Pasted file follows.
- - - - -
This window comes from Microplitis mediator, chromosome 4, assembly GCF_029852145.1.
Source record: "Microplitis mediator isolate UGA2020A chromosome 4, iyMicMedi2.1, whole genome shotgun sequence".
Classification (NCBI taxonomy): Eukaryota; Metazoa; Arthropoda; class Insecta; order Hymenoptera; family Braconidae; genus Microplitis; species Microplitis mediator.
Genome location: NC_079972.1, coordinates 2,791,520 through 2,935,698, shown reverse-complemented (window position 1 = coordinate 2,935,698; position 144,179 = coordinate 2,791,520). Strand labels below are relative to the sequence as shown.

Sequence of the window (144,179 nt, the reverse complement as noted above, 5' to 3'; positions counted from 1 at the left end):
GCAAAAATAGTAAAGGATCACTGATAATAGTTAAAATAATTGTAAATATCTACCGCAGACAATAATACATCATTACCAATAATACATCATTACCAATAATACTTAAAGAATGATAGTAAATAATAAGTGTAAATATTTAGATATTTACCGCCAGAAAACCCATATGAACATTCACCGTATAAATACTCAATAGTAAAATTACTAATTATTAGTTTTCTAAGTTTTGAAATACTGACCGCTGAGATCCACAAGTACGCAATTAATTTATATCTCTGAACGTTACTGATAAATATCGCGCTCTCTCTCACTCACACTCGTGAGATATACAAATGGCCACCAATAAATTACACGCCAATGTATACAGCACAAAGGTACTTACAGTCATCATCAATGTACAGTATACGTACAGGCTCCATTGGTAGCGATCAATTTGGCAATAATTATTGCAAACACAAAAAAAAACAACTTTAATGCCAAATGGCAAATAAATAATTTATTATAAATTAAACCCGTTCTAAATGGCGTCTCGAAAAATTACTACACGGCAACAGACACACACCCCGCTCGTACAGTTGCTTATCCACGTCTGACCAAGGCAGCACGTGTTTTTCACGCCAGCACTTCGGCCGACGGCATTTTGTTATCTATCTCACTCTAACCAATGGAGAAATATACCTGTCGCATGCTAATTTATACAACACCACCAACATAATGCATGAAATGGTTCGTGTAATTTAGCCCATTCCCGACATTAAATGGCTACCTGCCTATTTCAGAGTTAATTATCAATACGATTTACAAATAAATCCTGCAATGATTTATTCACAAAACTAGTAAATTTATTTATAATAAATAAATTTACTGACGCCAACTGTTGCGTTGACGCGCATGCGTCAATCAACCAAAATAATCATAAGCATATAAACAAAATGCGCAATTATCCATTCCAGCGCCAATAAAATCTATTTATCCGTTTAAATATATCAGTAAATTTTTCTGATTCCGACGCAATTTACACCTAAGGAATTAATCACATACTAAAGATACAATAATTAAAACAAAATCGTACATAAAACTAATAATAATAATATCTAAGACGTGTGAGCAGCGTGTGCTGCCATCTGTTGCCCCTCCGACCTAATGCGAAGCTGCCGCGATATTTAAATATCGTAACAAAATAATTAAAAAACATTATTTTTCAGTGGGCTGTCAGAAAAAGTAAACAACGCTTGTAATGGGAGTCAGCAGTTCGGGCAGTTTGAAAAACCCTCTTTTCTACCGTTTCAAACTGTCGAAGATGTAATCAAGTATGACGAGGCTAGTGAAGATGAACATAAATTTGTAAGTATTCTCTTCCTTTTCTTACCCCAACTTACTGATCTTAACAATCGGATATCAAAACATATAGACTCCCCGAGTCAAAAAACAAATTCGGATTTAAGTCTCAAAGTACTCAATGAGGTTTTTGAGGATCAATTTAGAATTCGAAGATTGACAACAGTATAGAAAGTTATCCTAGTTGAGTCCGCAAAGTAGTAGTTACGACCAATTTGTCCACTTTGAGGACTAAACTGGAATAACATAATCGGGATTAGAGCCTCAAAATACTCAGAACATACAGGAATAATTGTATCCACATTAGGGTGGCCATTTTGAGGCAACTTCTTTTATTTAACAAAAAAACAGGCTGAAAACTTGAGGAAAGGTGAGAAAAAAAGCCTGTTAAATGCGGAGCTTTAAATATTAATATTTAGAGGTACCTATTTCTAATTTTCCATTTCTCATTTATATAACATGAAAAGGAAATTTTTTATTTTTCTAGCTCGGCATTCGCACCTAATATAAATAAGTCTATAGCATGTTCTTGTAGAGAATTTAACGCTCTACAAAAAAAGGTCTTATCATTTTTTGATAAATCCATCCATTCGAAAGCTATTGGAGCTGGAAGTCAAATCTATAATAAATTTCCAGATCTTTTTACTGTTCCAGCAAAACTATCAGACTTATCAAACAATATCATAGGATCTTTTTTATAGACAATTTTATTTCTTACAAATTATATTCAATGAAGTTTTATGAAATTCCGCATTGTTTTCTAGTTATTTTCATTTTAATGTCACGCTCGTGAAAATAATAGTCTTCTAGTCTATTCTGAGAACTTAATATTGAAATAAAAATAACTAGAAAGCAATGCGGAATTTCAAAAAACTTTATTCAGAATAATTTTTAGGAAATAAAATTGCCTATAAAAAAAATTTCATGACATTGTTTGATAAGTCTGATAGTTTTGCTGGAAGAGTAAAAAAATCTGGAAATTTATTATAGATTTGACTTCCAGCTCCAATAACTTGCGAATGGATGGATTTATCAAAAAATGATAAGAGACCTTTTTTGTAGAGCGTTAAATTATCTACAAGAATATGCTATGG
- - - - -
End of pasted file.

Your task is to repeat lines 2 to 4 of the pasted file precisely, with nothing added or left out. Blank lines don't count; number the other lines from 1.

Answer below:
Source record: "Microplitis mediator isolate UGA2020A chromosome 4, iyMicMedi2.1, whole genome shotgun sequence".
Classification (NCBI taxonomy): Eukaryota; Metazoa; Arthropoda; class Insecta; order Hymenoptera; family Braconidae; genus Microplitis; species Microplitis mediator.
Genome location: NC_079972.1, coordinates 2,791,520 through 2,935,698, shown reverse-complemented (window position 1 = coordinate 2,935,698; position 144,179 = coordinate 2,791,520). Strand labels below are relative to the sequence as shown.